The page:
3.3.2. Install the Repos

  1. Create a caching HTTP PROXY server on the selected host.

    1. It is beyond the scope of this document to show how to set up an HTTP PROXY server, given the many variations that may be required, depending on your data center’s network security policy. If you choose to use the Apache HTTPD server, it starts by installing httpd, using the instructions provided here, and then adding the mod_proxy and mod_cache modules, as stated here.

      Please engage your network security specialists to correctly set up the proxy server.

    2. Activate this proxy server and configure its cache storage location.

    3. Ensure that the firewall settings (if any) allow inbound HTTP access from your cluster nodes to your mirror server, and outbound access to the desired repo sites, including public-repo-1.hortonworks.com.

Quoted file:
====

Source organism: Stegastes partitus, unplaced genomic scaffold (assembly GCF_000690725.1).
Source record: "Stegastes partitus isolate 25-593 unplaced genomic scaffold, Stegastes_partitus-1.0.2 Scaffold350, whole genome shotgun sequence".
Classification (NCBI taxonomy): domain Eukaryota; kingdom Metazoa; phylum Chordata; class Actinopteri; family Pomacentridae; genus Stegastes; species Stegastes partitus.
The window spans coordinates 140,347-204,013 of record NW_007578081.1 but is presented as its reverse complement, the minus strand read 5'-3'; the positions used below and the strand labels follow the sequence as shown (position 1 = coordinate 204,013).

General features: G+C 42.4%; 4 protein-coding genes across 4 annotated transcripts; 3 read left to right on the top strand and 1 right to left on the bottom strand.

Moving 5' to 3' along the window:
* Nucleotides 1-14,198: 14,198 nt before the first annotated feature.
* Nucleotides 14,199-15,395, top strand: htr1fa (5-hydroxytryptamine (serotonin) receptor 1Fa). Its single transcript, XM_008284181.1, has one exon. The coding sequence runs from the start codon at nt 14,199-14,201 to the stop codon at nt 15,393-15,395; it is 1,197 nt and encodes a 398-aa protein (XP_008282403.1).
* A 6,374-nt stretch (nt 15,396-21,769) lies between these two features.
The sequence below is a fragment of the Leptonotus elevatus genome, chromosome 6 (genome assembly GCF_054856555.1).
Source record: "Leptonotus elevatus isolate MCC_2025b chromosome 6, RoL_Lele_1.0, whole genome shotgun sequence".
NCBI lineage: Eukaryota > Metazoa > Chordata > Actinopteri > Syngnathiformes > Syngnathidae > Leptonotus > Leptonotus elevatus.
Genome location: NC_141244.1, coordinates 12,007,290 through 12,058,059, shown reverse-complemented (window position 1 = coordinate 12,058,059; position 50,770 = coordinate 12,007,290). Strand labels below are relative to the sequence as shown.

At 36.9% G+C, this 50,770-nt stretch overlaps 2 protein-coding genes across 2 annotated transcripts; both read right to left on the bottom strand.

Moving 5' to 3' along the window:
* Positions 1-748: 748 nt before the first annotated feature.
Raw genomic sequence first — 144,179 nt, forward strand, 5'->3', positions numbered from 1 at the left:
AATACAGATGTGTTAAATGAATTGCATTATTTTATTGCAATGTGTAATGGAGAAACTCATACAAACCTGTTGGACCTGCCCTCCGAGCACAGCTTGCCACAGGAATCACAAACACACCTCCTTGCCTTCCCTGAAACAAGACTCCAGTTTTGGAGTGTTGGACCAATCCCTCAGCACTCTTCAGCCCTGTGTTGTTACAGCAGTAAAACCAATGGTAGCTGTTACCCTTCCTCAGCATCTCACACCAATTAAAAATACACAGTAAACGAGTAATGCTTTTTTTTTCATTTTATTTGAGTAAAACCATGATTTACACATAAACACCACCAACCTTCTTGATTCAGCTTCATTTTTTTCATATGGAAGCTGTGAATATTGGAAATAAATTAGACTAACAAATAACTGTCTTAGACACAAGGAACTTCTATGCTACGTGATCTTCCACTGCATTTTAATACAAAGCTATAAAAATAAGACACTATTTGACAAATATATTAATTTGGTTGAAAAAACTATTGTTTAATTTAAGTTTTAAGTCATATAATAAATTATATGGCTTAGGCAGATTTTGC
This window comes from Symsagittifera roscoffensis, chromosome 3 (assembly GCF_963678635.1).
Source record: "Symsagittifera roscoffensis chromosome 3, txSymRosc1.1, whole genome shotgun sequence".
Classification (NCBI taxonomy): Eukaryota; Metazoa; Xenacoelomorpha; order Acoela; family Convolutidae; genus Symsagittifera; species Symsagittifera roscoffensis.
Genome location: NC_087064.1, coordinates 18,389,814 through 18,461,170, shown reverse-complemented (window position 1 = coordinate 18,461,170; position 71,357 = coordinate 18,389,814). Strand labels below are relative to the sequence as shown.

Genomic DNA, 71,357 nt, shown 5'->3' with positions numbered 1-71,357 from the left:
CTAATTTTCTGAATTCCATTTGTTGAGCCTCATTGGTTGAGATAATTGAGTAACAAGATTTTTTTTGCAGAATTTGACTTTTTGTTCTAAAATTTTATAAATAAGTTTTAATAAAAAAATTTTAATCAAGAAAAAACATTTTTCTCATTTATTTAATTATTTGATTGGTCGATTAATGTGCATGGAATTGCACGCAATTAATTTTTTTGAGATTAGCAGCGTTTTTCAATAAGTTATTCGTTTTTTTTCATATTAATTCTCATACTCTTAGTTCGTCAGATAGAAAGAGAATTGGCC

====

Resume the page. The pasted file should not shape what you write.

If you are using EC2, make sure that SELinux is disabled.

  2. Depending on your cluster OS, configure the yum clients on all the nodes in your cluster.

    • [Note]Note

      The following description is taken from the CentOS documentation here.

      1. On each cluster node, add the following lines to the /etc/yum.conf file.

        (As an example, the settings below will enable yum to use the proxy server mycache.mydomain.com, connecting to port 3128, with the following credentials yum-user/qwerty.

        # proxy server:port number
        # account details for secure yum proxy connections
      2. Once all nodes have their /etc/yum.conf file updated with appropriate configuration info, you can proceed with the HDP installation just as though the nodes had direct access to the Internet repositories.

      3. If this proxy configuration does not seem to work, try adding a / at the end of the proxy URL. For example: